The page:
If you build it they will come. Right? Wrong. Even the most perfectly planned event will flop without appropriate promotion. Getting attention from the press is not always easy. Here are a few pointers to generate interest.
Is it the “first,” “the oldest,” “the ugliest,” “the only one of its kind”? These are all reasons for coverage. “The best,” the most fun,” and “the craziest” are not – they are your opinions. Look for the unique quality that makes your event standout and shout it from the rooftops! The press is generally not interested in an ordinary event, especially one that repeats unless there is something that makes it special.
The days of news tips landing on a reporter’s desk are over. Keep your tips fresh and your media list current. If you can get a reporter’s name, event better. Most reporters have a “beat” so be sure to do a little homework so you don’t get lost in the shuffle. Twitter can also be a great way to grab the attention of reporters. They’re often tweeting about the latest local happenings, so why not tweet them about your awesome event? Sometimes 140 characters is all you need to create a little event buzz.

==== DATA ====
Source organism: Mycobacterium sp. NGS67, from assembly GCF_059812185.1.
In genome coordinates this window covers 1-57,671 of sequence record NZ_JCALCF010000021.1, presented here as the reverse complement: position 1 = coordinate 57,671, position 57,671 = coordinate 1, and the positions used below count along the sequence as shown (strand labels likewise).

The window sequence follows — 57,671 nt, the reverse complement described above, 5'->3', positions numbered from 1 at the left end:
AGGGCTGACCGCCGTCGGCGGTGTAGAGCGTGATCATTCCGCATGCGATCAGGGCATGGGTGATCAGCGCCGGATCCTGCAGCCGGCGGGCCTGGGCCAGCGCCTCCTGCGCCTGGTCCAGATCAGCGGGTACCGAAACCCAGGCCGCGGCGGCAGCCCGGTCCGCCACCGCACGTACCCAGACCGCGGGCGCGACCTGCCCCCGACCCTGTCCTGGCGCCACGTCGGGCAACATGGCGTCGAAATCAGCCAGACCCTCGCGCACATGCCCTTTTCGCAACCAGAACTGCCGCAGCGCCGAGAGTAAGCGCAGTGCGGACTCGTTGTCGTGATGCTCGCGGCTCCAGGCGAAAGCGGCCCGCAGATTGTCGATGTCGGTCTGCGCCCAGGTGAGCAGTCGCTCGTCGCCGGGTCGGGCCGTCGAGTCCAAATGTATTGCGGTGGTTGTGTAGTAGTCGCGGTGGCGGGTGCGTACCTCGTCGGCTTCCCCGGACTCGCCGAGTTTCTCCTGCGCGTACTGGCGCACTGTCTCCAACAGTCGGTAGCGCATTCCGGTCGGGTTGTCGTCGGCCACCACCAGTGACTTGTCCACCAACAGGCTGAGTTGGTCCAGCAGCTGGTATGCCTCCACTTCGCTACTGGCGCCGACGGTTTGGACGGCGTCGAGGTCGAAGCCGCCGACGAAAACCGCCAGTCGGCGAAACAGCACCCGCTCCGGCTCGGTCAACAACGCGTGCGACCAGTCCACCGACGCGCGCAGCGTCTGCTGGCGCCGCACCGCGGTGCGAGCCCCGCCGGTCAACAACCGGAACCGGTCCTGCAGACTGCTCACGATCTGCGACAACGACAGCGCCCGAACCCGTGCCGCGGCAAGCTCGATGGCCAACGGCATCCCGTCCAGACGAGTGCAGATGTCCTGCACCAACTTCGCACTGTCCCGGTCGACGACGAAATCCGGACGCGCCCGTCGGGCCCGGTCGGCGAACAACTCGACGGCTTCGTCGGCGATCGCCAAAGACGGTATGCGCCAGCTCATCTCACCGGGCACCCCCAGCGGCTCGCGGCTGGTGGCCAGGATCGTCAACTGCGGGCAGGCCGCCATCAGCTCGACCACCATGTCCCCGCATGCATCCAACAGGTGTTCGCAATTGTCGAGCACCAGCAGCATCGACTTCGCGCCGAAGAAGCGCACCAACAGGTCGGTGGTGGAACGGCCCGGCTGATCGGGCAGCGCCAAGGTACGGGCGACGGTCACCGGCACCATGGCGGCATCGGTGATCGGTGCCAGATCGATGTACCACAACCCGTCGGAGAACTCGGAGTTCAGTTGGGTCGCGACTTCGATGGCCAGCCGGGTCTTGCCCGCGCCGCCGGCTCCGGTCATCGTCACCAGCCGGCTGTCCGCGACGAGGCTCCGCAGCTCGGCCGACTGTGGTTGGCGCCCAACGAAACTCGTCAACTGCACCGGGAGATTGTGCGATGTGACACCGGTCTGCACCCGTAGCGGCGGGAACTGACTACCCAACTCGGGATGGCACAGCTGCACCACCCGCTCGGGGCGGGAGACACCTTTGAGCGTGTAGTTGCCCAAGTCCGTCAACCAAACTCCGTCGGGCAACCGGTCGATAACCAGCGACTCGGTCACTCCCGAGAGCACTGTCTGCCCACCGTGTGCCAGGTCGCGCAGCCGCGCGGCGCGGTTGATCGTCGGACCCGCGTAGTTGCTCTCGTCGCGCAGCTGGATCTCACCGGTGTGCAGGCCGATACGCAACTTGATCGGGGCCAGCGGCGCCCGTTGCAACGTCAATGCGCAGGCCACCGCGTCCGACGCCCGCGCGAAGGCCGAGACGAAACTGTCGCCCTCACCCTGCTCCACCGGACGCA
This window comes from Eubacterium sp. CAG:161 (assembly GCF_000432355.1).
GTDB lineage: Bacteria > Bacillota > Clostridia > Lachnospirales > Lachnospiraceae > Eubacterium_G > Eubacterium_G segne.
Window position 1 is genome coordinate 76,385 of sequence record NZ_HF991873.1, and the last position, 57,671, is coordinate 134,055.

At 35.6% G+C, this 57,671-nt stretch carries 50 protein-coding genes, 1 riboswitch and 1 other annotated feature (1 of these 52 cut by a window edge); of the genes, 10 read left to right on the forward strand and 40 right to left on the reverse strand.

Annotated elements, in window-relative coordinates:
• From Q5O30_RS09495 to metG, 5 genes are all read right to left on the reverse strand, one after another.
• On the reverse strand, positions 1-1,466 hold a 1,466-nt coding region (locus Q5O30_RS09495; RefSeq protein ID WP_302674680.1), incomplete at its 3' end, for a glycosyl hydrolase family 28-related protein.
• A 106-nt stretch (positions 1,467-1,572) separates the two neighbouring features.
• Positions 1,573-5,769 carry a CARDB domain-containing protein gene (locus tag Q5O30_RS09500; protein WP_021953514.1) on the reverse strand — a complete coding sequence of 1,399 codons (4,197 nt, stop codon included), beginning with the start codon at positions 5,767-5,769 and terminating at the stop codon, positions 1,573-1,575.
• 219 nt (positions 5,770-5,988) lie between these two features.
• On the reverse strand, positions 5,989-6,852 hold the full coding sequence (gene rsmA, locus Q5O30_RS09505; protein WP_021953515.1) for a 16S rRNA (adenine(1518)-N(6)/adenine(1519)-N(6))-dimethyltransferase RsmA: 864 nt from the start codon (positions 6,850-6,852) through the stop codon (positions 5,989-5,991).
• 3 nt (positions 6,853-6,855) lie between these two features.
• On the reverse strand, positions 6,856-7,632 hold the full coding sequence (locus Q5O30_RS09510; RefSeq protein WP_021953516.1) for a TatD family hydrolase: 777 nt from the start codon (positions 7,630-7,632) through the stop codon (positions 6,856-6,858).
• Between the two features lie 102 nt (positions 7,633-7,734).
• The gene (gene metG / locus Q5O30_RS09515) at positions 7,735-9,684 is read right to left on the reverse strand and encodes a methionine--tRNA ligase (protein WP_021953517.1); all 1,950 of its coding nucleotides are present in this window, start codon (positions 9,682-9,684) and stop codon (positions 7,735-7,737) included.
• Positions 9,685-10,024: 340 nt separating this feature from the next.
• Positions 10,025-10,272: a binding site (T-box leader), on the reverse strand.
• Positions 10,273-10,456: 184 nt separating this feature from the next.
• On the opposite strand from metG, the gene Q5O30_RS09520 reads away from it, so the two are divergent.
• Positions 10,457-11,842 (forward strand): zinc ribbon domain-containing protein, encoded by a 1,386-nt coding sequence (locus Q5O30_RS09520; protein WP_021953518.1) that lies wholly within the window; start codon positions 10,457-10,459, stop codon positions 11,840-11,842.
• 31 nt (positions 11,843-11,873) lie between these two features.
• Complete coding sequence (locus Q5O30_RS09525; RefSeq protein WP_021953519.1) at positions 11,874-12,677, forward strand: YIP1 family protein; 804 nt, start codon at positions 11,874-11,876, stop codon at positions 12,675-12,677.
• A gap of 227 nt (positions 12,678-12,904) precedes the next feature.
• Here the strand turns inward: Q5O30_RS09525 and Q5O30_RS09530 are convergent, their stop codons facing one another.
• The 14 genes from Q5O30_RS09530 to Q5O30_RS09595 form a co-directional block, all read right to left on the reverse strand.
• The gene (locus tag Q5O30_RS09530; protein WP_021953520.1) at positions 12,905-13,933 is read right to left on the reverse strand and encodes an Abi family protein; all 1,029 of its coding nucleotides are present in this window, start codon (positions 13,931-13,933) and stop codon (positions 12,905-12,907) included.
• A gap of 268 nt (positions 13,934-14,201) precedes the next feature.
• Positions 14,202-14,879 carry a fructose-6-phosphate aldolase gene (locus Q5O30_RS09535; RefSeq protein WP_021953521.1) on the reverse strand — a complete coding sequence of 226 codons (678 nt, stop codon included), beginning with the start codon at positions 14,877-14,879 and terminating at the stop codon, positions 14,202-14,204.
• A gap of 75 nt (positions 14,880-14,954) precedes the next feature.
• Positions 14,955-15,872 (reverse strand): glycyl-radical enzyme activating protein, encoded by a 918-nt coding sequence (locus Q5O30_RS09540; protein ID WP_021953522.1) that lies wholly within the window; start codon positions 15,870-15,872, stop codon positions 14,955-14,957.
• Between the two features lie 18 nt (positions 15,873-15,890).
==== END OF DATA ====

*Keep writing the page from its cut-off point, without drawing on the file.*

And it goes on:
Don’t send out a “press opportunity”. Send a press release. Do the writing for them so they can just edit and process the news about your big event. The easier you make it for the report, the better your chances are of coverage. Don’t wait till the last minute to reach out. While deadlines are tight, features are generally planned out in advance as opposed to breaking news. Be sure to include contact information in case they have questions!
If your event is big enough and public, you may want to also send a “Photo Op” announcement a day or two before the event in the hopes of getting photo coverage. A good press archive will certainly generate excitement for next year’s event!
Contest and ticket giveaways provide great content for media outlets and gives you the opportunity to stretch your promotional budget. A great by-product of this tactic is the data you receive from folks who enter the content.
Every publication, radio station, news station and tourist bureau offers a regional “things to do list” either monthly or weekly. Find out who they are and figure out a way to get listed! The best part of these lists is that people love to share them on Twitter and Facebook. In addition, you may also find a calendar of events like the one at The Express-Times, a local newspaper in Pennsylvania, or KDLT TV in Sioux Falls, South Dakota.
Here are some great tips from Technori about how to write an amazing press release, including a format to follow.
If you follow these tips, you will stand a good chance of getting the press to your event. Of course, you want to make sure you have the ability to register people for your events, so what better way to do it than using WhenNow?